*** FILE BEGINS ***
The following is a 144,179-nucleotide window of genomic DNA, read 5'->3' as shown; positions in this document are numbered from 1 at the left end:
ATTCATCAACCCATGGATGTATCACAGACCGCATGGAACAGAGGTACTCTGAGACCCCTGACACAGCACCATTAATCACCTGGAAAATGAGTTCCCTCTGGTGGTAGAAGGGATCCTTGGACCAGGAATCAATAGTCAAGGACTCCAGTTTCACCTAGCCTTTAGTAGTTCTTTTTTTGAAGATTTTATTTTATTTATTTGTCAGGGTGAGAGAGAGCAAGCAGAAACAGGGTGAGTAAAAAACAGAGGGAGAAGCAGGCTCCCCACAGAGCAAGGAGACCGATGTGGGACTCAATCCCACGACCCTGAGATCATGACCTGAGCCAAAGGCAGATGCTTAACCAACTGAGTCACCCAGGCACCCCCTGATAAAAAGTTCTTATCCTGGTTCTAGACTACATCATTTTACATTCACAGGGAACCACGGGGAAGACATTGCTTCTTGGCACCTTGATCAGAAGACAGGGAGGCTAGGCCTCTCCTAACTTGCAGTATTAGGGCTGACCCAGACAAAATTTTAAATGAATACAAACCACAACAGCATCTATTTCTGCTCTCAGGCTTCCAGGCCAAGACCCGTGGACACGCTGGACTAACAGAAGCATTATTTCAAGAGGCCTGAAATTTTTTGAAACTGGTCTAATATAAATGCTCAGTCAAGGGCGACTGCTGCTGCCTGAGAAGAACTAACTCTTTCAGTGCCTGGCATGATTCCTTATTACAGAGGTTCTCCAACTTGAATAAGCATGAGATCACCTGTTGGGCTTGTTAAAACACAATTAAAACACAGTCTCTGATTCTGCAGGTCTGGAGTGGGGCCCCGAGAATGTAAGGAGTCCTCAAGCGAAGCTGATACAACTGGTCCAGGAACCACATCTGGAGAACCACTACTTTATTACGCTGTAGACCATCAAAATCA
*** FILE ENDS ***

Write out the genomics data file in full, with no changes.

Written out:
The following is a 144,179-nucleotide window of genomic DNA, read 5'->3' as shown; positions in this document are numbered from 1 at the left end:
ATTCATCAACCCATGGATGTATCACAGACCGCATGGAACAGAGGTACTCTGAGACCCCTGACACAGCACCATTAATCACCTGGAAAATGAGTTCCCTCTGGTGGTAGAAGGGATCCTTGGACCAGGAATCAATAGTCAAGGACTCCAGTTTCACCTAGCCTTTAGTAGTTCTTTTTTTGAAGATTTTATTTTATTTATTTGTCAGGGTGAGAGAGAGCAAGCAGAAACAGGGTGAGTAAAAAACAGAGGGAGAAGCAGGCTCCCCACAGAGCAAGGAGACCGATGTGGGACTCAATCCCACGACCCTGAGATCATGACCTGAGCCAAAGGCAGATGCTTAACCAACTGAGTCACCCAGGCACCCCCTGATAAAAAGTTCTTATCCTGGTTCTAGACTACATCATTTTACATTCACAGGGAACCACGGGGAAGACATTGCTTCTTGGCACCTTGATCAGAAGACAGGGAGGCTAGGCCTCTCCTAACTTGCAGTATTAGGGCTGACCCAGACAAAATTTTAAATGAATACAAACCACAACAGCATCTATTTCTGCTCTCAGGCTTCCAGGCCAAGACCCGTGGACACGCTGGACTAACAGAAGCATTATTTCAAGAGGCCTGAAATTTTTTGAAACTGGTCTAATATAAATGCTCAGTCAAGGGCGACTGCTGCTGCCTGAGAAGAACTAACTCTTTCAGTGCCTGGCATGATTCCTTATTACAGAGGTTCTCCAACTTGAATAAGCATGAGATCACCTGTTGGGCTTGTTAAAACACAATTAAAACACAGTCTCTGATTCTGCAGGTCTGGAGTGGGGCCCCGAGAATGTAAGGAGTCCTCAAGCGAAGCTGATACAACTGGTCCAGGAACCACATCTGGAGAACCACTACTTTATTACGCTGTAGACCATCAAAATCA